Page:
Across Peru, Municipalities are “Upgrading” Street Vendors to Roofed Markets. Is it Really Improving Conditions?

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Lissette Aliaga Linares

Municipalities across Peru have been employing a strategy to improve conditions for street vendors: support their movement from sellers on the sidewalks to more formal roofed markets. The transition is one that first began in Lima in the 1980s and, due to its perceived success, has been widely adopted. However, WIEGO Statistical Brief N° 16 found that this move on its own is not a solution. In fact, earnings and working conditions for market traders are not substantially better than those for street vendors. This new evidence points to the need for a more comprehensive set of initiatives to improve both street vendors and market traders’ livelihoods.

Shoddy construction puts traders at risk

Since the Lima upgrades in the 1980s, municipalities have focused on expediting the process of moving street vendors to roofed markets at a pace that has led to many precariously built markets. According to the results of the 2016 National Census of Food Markets, almost half of roofed markets need major upgrades in their construction materials, and a higher proportion do not have adequate infrastructure for managing waste or refrigerating perishable products.

Market traders net earnings nearly the same as street vendors

Beyond infrastructure needs, little is known of the working conditions of market traders and whether they are significantly better than those of street vendors.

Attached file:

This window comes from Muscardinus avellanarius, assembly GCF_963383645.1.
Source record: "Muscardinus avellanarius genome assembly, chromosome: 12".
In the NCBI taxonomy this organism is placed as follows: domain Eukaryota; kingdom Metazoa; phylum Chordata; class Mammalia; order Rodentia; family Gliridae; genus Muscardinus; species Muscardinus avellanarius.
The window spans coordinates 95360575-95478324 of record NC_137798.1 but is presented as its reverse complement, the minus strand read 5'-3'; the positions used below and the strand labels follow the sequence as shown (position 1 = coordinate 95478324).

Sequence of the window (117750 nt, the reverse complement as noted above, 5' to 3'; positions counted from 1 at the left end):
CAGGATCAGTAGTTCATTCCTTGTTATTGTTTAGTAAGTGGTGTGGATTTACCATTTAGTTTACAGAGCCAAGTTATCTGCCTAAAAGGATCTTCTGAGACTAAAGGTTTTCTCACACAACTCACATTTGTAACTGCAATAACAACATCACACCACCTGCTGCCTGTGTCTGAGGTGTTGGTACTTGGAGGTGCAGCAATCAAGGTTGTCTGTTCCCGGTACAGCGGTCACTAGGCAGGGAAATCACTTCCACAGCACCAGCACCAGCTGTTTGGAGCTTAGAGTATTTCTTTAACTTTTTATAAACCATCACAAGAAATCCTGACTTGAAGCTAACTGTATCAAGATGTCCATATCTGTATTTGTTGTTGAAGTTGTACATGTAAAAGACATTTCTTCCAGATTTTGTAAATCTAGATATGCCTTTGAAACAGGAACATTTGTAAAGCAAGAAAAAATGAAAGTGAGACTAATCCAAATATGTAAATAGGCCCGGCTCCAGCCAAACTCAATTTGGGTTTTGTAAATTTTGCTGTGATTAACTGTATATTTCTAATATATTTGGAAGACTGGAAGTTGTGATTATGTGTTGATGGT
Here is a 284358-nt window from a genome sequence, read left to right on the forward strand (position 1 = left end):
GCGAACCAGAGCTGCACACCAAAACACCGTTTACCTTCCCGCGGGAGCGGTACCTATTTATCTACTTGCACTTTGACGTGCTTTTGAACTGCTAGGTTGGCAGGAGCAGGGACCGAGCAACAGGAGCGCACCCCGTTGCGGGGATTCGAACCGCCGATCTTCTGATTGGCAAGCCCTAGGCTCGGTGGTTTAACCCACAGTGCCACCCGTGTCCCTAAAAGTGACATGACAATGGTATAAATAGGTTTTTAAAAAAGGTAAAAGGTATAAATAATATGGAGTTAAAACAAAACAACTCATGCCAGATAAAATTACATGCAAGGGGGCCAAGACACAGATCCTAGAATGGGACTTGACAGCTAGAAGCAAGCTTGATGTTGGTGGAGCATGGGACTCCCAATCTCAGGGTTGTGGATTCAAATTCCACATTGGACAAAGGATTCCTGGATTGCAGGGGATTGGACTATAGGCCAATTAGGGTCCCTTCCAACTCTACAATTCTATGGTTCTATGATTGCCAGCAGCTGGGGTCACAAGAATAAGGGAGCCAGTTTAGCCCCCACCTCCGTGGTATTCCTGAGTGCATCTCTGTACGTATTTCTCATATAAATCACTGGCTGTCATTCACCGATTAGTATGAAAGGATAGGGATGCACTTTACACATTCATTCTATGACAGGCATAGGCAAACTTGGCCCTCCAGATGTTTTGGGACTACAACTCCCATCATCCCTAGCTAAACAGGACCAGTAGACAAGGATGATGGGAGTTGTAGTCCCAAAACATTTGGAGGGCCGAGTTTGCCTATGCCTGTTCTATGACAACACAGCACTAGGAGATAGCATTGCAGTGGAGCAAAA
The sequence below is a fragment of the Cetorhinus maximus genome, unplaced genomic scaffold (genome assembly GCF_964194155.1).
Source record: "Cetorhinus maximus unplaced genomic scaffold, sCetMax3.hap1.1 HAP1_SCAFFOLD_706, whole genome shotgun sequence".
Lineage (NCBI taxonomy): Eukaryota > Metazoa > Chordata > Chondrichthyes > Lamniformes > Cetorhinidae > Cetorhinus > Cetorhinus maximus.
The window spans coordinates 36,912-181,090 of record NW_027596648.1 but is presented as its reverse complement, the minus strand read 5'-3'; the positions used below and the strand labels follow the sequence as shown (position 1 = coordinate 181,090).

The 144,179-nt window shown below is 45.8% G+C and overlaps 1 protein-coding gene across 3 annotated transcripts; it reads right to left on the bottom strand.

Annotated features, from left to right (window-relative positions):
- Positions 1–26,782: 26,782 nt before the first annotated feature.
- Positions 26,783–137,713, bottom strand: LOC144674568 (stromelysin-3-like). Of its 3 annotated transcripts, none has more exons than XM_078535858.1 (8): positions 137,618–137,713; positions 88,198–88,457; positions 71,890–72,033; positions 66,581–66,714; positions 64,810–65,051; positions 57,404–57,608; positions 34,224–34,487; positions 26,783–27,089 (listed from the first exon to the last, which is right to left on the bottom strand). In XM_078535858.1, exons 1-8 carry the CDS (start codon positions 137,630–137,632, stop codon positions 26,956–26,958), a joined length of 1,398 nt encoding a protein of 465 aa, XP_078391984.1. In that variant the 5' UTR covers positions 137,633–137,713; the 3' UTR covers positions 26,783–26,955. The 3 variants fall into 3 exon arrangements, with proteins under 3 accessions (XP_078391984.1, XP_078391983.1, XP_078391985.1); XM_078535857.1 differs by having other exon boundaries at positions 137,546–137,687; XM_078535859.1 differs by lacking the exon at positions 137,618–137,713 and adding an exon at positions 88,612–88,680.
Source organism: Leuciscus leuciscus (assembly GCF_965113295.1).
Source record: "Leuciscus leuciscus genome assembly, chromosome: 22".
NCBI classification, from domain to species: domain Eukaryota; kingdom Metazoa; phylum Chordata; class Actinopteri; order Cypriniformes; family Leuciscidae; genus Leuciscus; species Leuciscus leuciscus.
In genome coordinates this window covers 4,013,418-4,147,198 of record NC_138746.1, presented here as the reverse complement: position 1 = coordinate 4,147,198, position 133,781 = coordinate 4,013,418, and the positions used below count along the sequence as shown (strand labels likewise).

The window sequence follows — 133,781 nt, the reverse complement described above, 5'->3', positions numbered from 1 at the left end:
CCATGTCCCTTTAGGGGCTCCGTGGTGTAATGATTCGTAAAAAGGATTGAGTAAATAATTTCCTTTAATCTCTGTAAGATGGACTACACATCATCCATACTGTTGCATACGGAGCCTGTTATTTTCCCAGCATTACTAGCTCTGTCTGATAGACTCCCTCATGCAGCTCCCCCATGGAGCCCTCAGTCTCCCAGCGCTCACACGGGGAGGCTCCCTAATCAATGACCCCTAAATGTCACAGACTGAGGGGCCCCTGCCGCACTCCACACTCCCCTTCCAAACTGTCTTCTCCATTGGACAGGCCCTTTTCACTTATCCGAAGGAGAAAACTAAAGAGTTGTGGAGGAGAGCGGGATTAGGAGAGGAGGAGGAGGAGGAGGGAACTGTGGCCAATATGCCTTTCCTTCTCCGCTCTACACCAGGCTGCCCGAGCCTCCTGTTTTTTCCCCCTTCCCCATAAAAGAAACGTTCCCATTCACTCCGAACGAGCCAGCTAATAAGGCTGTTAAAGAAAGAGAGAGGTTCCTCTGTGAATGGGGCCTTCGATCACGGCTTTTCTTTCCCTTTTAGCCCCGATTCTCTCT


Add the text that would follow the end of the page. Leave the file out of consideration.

While market traders’ monthly earnings in urban Peru are double those of street vendors, most of the difference is due to the longer hours market traders work in their market stalls. Hourly net earnings between market traders and street vendors are almost the same – a difference of one Peruvian Sol in favour of market traders in Lima but a one Sol difference in favour of street vendors across other cities in Peru. 

Market traders’ weekly working hours almost double those of street vendors. A street vendor in Lima works on average 36 hours a week compared to a market trader, whose working hours typically extend to 57 hours a week. A similar gap between street vendors and market traders’ working hours exists in other urban areas in Peru. These findings suggest that market traders need to work beyond the standard 40-hours-a-week schedule in order to keep their monthly earnings advantage.

Social protection still eludes most market traders 

A large share of market traders has not registered in the national tax system, and a sizeable proportion lack access to social protection. This gap would not be there if these workers were formalized. Only a third of market traders in Lima, and less than a quarter of market traders in the rest of urban Peru, have registered in the national tax system. Surprisingly, market traders are less likely to have health insurance compared to street vendors. Almost half of market traders in Lima and the rest of urban Peru lack this social protection.

Women face challenges in both worker groups